# Henry Boyd

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Two essential persons are credited for finding radio waves.

The first one who predicted radio waves with mathematical work is British mathematical
physicist James Clerk Maxwell in 1867. His theory, called "Makvell's equations",
discusses the possibility of traveling an associated electric and magnetic field through
space, like an electromagnetic wave.

The second one is Guglielmo Marconi from Italy. Somewhere between 1894-1895
Marconi is the first one who developed transmitters and receivers, and he won the
Nobel Prize for it in 1909.

We've heard so many times about radio waves, but what exactly are they? How do they
work?

The science that deals with this term and also explains it best is physics. Radio waves belong to sort of Electromagnetic radiation. The radio waves have longer wavelengths in the
electromagnetic spectrum than infrared light. The frequency of radio waves varies between
300 hertz (Hz) and 300 gigahertz (GHz). On the top scale of 300 gigahertz (GHz), wavelengths
are analogous to 1mm while in another case of 30 hertz (Hz) wavelengths it is 10,000 km.
In the vacuum- identically like the all other electromagnetic waves- radio waves travel at the speed of light (299,792km/s)

Radio waves are a consequence of electric charges. They occur as a result of electrical charges affected by acceleration. Naturally generated radio waves are emitted by lightning and astronomical objects.

When we accelerate radio waves they emit electric charges wave. They are inducted by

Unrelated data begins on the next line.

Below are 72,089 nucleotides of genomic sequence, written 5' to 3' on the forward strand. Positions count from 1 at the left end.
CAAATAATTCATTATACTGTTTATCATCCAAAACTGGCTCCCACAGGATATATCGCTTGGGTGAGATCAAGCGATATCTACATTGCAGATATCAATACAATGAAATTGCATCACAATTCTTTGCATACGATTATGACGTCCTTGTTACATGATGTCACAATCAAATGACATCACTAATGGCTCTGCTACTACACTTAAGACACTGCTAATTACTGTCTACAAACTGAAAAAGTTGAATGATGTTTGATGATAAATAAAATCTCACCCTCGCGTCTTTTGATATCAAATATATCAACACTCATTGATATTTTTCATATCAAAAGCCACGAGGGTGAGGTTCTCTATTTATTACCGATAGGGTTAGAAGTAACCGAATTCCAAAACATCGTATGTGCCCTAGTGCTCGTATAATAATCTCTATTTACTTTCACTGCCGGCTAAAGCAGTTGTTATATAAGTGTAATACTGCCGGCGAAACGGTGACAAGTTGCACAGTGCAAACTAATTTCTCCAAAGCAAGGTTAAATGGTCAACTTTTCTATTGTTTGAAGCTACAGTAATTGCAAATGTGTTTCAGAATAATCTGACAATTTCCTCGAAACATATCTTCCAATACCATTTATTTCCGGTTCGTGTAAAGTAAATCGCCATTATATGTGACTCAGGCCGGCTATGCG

electric currents- poses electrons that move back and forth in specialized metal conductor stick, also known as an antenna. The radio transmitter charges the antenna, with an electric current, and antenna emits them as radio waves. These radio waves may be caught by other antenna connected to a radio receiver.
When a radio signal hits the antenna, electrons being pushed back and forth in metal, so
the receiver may detect small currents.

When radio waves hit the physical environment, their travel speed through the object will depend on the permeability and permittivity of the object. Naturally, the air is very thin- allowing radio waves to travel close to the speed of light.

In the vacuum, travels distance for one second is 299,792,458 meters which are equal to the
wavelength of 1 Hertz (Hz) radio signal. The wavelength of a 1 megahertz (MHz) radio signal is 299.8 meters. The wavelength is inversely proportional to the frequency of the wave

A shorter wavelength is characteristic of waves with a higher frequency and a longer wavelength belongs to waves with a lower frequency.

Modern technology makes extensive use of radio waves. These signals, in the function of
modern technology, are created artificially via transmitters- The signal can be read, in another